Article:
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Discussion Forum : General Topics : REGULATIVE VS. NORMATIVE WORSHIP PRINCIPLES

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Solomon101
Member



Joined: 2008/4/1
Posts: 490
Minnesota

 REGULATIVE VS. NORMATIVE WORSHIP PRINCIPLES

Not long ago, in a public setting, someone asked me what I thought about the regulative principle of worship. Because there are those who claim to be rigidly loyal to this principle, and since the majority of Christians have never even heard of this principle, I thought it might be helpful to define the term and analyze the pros and cons of adherence.

In large measure, the regulative principle of worship came about centuries ago as a reaction to the perceived idolatry of Roman Catholicism. In essence, this principle states that only those elements that are commanded or depicted in the Bible are acceptable in worship. Some refer to this as an exclusive view or practice of worship because it excludes anything that is not directly instructed or at least shown in the pages of Scripture.

The regulative principle of worship is often contrasted with the normative principle of worship, which teaches that whatever is not prohibited in Scripture is permitted in worship. Many people refer to this as an inclusive view of worship because it has the potential of including those things that are not directly banned by the Bible. The normative principle is by far the more widespread position in the Protestant Church.

My experience has been that those who appear to dogmatically adhere to the regulative principle really don’t. They regularly add that which is not mentioned in Scripture to their worship, and leave out other elements that are mentioned. Let me offer just a few obvious examples.

Conservative reformed churches, one of the strongest groups to pledge their allegiance to the regulative principle, nearly always use pipe organs in their services. There are no pipe organs mentioned in the Bible. By their own standards, they’ve added something to God’s Word. Unacceptable.
At the same time these same churches rarely (most never) clap their hands in their services (Psalm 47:1), shout for joy to God (Psalm 66:1), lift their hands (Psalm 134:2), praise God in the dance (Psalm 149:3) or use trumpets, tambourines or cymbals (Psalm 150:3-5). If they insist that the Word is the standard for what is acceptable, why neglect such obvious instructions?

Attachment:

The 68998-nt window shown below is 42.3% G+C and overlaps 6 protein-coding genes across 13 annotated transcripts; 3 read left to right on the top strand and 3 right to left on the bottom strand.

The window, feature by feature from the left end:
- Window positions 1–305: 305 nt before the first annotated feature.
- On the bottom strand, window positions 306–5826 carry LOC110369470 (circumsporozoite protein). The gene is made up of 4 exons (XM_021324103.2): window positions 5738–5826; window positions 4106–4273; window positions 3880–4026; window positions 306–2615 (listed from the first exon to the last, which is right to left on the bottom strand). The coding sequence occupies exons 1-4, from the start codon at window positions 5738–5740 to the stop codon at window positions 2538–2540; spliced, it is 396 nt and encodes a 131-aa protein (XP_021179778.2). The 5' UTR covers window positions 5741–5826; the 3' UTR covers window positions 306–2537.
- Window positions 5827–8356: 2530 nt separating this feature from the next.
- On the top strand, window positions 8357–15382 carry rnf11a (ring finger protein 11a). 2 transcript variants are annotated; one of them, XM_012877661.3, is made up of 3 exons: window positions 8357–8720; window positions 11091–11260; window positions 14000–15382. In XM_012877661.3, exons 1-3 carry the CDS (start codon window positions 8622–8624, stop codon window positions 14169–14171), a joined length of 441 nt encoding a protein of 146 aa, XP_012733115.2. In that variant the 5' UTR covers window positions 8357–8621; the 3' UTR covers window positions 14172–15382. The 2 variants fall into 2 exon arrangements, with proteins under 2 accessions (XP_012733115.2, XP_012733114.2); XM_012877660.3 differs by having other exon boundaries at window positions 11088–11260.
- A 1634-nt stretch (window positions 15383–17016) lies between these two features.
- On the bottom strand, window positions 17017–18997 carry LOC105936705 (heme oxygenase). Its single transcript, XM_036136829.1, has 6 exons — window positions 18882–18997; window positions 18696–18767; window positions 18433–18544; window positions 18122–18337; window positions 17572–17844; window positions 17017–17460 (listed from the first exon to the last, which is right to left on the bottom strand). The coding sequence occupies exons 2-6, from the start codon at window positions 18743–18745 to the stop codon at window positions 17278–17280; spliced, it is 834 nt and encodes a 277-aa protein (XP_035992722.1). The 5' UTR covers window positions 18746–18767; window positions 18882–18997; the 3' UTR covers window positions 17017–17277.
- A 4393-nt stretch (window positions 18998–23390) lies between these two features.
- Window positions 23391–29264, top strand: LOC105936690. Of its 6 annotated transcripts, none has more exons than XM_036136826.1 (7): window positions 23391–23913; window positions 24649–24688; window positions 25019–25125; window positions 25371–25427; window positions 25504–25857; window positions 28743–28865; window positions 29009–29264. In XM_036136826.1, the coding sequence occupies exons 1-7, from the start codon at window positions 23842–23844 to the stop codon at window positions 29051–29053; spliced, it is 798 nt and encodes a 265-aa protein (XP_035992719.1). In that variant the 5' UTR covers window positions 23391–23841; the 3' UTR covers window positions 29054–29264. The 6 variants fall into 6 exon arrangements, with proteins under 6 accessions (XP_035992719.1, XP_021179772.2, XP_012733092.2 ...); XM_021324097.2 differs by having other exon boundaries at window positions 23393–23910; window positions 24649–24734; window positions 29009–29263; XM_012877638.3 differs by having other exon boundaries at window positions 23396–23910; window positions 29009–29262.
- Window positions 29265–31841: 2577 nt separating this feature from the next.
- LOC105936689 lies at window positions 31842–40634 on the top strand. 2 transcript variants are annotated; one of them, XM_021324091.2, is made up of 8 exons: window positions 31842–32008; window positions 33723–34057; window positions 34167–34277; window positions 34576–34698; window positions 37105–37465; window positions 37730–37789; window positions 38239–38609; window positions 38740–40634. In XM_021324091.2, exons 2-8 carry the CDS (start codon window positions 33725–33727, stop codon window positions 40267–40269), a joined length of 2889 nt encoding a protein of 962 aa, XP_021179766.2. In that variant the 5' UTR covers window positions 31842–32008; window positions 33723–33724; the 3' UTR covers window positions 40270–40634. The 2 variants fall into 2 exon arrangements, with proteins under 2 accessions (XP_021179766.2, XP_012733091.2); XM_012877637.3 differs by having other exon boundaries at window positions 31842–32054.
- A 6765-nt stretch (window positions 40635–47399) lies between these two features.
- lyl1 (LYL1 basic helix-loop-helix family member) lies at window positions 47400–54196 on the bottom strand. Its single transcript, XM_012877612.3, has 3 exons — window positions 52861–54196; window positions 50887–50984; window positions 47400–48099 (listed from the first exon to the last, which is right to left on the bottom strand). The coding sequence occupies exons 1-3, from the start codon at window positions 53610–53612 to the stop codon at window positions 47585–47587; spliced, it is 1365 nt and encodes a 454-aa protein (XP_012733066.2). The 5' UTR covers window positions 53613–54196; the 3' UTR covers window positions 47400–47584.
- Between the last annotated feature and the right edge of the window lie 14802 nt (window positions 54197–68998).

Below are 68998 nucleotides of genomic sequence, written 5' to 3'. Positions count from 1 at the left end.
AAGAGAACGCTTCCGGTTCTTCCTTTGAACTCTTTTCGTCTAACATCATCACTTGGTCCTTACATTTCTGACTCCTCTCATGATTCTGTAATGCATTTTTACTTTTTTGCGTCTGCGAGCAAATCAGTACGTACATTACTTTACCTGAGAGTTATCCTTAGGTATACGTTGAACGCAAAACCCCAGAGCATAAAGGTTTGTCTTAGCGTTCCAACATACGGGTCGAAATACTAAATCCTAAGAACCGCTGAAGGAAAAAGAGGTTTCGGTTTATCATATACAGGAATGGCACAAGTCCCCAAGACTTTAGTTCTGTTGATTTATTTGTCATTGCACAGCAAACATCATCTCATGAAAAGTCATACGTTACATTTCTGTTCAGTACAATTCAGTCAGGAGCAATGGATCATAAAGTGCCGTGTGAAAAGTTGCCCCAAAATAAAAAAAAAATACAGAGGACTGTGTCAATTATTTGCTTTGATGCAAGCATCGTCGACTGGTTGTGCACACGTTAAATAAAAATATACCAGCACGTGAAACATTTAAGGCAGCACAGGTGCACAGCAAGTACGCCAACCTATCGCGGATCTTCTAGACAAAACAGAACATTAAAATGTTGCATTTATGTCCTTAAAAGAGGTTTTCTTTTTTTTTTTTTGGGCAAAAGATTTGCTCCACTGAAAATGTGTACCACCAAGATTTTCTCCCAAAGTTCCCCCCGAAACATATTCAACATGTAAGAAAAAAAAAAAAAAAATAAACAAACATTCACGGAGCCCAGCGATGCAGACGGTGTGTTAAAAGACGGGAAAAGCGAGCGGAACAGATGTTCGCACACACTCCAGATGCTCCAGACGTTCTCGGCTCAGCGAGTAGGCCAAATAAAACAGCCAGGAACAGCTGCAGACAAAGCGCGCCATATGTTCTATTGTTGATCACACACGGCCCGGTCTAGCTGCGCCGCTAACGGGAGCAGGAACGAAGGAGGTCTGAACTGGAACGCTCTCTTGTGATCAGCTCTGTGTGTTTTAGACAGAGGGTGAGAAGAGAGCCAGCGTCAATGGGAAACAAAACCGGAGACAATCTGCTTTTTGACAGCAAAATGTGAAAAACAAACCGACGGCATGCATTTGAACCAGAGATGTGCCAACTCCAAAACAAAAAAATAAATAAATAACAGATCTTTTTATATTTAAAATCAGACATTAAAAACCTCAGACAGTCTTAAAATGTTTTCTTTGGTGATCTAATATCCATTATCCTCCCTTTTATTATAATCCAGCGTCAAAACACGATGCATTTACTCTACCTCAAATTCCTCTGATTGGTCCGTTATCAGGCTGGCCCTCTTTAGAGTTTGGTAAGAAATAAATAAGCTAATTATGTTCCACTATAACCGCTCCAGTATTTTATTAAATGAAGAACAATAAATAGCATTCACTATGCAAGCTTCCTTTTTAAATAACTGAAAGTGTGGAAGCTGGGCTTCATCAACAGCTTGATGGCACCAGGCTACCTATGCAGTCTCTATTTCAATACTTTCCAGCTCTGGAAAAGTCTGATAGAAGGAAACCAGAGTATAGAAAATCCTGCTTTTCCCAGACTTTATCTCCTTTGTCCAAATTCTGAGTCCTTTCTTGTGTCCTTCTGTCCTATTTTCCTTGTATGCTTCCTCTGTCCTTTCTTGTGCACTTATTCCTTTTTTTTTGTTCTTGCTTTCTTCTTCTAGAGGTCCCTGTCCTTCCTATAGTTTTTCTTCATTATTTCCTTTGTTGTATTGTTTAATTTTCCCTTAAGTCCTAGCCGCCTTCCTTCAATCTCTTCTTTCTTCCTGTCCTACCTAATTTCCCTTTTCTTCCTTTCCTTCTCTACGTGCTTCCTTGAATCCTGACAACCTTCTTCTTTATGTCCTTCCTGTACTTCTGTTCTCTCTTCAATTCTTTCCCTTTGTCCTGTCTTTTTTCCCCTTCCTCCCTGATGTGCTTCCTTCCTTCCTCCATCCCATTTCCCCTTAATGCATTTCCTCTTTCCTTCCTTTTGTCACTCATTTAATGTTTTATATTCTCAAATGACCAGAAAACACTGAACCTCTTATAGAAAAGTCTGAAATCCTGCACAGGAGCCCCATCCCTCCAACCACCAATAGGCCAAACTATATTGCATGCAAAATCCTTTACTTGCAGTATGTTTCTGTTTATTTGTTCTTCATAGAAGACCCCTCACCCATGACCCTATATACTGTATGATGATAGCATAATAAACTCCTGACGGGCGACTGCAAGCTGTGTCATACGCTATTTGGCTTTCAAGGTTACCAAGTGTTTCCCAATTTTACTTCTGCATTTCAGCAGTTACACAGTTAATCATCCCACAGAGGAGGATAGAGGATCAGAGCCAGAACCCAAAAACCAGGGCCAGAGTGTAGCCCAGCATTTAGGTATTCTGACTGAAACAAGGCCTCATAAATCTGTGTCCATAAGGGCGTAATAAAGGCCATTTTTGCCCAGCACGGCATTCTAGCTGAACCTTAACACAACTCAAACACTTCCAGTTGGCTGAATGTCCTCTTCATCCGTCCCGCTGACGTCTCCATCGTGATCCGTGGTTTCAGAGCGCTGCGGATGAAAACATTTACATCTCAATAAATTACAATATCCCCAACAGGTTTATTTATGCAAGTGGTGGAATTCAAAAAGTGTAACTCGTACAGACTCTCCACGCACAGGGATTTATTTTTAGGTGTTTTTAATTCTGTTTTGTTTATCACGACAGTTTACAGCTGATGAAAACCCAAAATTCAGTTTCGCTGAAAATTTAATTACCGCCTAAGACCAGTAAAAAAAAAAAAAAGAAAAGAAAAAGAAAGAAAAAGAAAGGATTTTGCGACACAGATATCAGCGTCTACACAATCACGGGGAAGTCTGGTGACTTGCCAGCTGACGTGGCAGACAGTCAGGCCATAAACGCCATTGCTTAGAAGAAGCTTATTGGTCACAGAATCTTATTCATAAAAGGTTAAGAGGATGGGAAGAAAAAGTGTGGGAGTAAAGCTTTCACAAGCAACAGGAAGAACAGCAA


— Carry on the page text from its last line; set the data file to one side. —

These examples may seem like nit-picking, but they are not. If you say that only the elements mentioned in Scripture are acceptable, then any deviation, no matter how minor, is wrong. Interestingly, there is no mention of pews in the Bible. No elevated pulpits. No hymnals. No pianos. No air conditioning. No microphones. Should I continue?

The normative principle of worship has far more merit from an honest scriptural perspective. Even those who insist on the regulative principle of worship apply the normative principle to the rest of life.
“For freedom Christ has set us free; stand firm therefore, and do not submit again to a yoke of slavery” (Galatians 5:1).

“Reprinted by permission of Training Resources, Inc., 65 Shepherd's Way, Hillsboro, MO 63050, www.training-resources.org

 2013/3/7 10:06Profile
rufnrust
Member



Joined: 2010/1/9
Posts: 180


 Re: REGULATIVE VS. NORMATIVE WORSHIP PRINCIPLES

Great post. Some of the children I work with do cart-wheels while others are running or dancing etc....

ruf


_________________
Russell

 2013/3/7 11:35Profile
murrcolr
Member



Joined: 2007/4/25
Posts: 1354


 Re:

Quote: Some of the children I work with do cart-wheels while others are running or dancing

What if it was adults cart-wheeling, running and dancing what would you think?

 2013/3/7 14:26Profile
rufnrust
Member



Joined: 2010/1/9
Posts: 180


 Re:

Great question Colin.

Certainly it would be unusual in our 'normal' settings to witness such things. I have often thought of the lame man at the 'beautiful gate' who went walking and leaping and praising the Lord into the temple. It must have startled those gathered, but who could say he was praising the Lord too much. It was cause for great joy and celebration.

The unspeakable joy of salvation and deliverance from slavery, to Jesus Christ and His unsearchable kingdom of righteousness, peace, and joy in the Holy Ghost is cause for great rejoicing. Dancing, shouting, and twirling are just a few appropriate responses we are privileged to engage in.

I must admit I personally haven't done a cart-wheel for a while. lol But I am in on the rest.

The children have brought great encouragement to the adults in our fellowship. Many who were once afraid to just raise their hands to the Lord are now free from the fear of man that hindered them.

I should add that when it is time for what we would call more solemn worship, the children are first to bow and lay on their faces before the Lord, worshiping and praying for each other. Frankly, they wonder sometimes why the adults just sit, seemingly unmoved. That is not me talking there.

We are attempting to teach the truth about praise and give them the space and freedom to actually do it. The results have been amazing.

Russell



_________________
Russell

 2013/3/7 19:21Profile
TMK
Member



Joined: 2012/2/8
Posts: 1249


 Re:

I remember well the mighty (and might i add stupid) struggle i had resisting the Holy Spirits insistence that i raise my hand during worship. It went on for a couple of years. When I finally obeyed, quite a weight was lifted.

Various expressions of worship dont bother me any more, with a few exceptions. Sometimes i get so fired up during worship that I feel like running laps around the church, but havent done that yet!


_________________
Todd

 2013/3/8 7:12Profile





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